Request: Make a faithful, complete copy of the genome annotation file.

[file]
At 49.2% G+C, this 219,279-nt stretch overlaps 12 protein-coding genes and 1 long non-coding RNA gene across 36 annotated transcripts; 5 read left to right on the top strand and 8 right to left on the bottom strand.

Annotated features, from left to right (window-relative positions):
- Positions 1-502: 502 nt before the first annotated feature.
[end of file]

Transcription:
At 49.2% G+C, this 219,279-nt stretch overlaps 12 protein-coding genes and 1 long non-coding RNA gene across 36 annotated transcripts; 5 read left to right on the top strand and 8 right to left on the bottom strand.

Annotated features, from left to right (window-relative positions):
- Positions 1-502: 502 nt before the first annotated feature.